Being careful about wishing for wheat prices
November 05, 2008
by Morton Sosland
As tempting as it may be to wish for continued weakness in wheat, and thus a further lowering of wheat flour costs, anyone so inclined is advised to consider how the market may have already affected plantings this autumn for the 2009 crop as well as similar longer-range prospects. While this admonition may seem overly conservative in light of experiences early in 2008 when wheat and flour prices soared to records, the apocryphal warning to be careful about what one wishes for, comes into play here. It doesn’t require much background to recall the 1980s farm collapse and how it set the foundation for the recent fall in wheat acreage. Further, these problems were accentuated by brief farm prosperity in the early 1990s that was followed by another bust. These booms and busts for agriculture have directly impacted the supply of wheat.
In light of the performance of wheat, corn and soybean prices in the past year or so, it is no surprise that farmland increased dramatically in value, and that this has given rise to concern about another bust. After all, the collapse of the housing and credit market, which is seen as classic bubble bursting, is often cited by those worrying about farmland values. A study undertaken by the Federal Reserve Bank of Kansas City asks whether these values will keep booming. This question reflects a degree of optimism stemming largely from the low level of debt assumed by farmers in response to crop prices, in contrast with earlier booms that saw debt growing to exceed farmland values. While avoiding a forecast of continuing boom in cropland, the study relies on the modest debt level and a stable price outlook to see current values maintained. That would also be a favorable outcome for the wheat-based foods business.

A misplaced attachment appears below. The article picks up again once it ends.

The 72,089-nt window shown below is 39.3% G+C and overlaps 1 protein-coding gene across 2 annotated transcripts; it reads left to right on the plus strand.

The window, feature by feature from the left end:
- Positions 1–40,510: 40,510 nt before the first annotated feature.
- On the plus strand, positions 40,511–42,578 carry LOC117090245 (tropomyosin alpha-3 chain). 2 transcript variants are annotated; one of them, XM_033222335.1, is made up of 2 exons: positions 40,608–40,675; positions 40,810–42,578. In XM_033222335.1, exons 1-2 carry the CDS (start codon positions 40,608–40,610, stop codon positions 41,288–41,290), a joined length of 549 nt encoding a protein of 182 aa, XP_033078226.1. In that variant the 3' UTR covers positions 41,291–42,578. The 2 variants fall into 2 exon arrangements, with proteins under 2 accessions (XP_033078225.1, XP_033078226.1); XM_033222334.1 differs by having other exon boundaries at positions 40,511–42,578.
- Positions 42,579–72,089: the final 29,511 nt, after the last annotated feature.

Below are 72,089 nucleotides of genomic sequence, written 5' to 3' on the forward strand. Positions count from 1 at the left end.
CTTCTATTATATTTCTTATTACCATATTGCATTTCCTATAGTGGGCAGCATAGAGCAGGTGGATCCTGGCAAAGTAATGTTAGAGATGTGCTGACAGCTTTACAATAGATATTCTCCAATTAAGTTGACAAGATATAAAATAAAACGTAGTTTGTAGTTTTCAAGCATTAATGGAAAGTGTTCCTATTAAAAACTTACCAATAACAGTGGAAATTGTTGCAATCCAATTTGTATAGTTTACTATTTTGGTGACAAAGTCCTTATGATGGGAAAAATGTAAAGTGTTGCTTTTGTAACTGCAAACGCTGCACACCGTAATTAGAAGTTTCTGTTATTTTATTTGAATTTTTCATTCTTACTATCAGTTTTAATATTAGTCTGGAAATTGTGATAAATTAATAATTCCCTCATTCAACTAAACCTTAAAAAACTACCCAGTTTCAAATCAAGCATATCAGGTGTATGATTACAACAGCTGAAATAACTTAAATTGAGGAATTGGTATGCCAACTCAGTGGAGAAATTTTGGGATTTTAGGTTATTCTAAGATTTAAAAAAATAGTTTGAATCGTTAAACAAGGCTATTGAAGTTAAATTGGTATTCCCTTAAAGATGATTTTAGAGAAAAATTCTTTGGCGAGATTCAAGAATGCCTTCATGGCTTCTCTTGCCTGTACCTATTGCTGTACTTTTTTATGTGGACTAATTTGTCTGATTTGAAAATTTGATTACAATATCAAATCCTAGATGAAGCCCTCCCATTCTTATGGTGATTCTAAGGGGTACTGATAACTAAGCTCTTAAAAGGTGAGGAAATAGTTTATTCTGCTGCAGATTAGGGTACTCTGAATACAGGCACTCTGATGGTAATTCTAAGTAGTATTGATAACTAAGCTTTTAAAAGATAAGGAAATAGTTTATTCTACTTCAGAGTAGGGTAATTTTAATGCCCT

Achieving the proper balance between market prices for the major grains and the cost of production requires a combination of outcomes that is vastly different from recent experience. In the case of wheat, the study uses a baseline price forecast of $5.40 per bushel as the average for the period from 2008 through 2017, and it assumes production costs rising 2 per cent annually. Under a low-price scenario, the wheat price for the next decade would average $4.20 per bushel, while a high-price scenario would have wheat at $7. A high-cost scenario involves annual 4 per cent advances.
Various combinations of these price and cost scenarios are examined. So far as the sharp value rise of the past year is concerned, the study finds it supported by expected profits. Going forward, though, the low price scenario on wheat and the high cost outlook would make wheat farming unprofitable. In the 1980s, prices fell a third from highs and production costs soared at an annual rate of 5 per cent. The same happening currently in corn and soybeans would slash profits, but would leave both crops profitable. The impact of such a development on wheat would be magnified because "energy-based inputs — fertilizer, fuel, chemicals — account for a larger portion of variable production costs for wheat than for corn and soybeans."
In analyzing the risk of low wheat prices and high production costs, the Federal Reserve warns that farmers will not endure negative returns perpetually. It says, "Producers would slash wheat production and plant alternative crops, and the resulting decline in wheat supplies would boost wheat prices and support higher profit levels." It also notes that a situation where wheat production costs exceed revenues would cause downward pressure on the value of land used to grow wheat. There is nothing favorable about such an outcome. Yet, even contemplating these possibilities underscores how important it is for grain-based foods to collaborate with producers in finding ways to reduce costs, such as the embrace of new seed and growing technology, as well as in building domestic and global markets.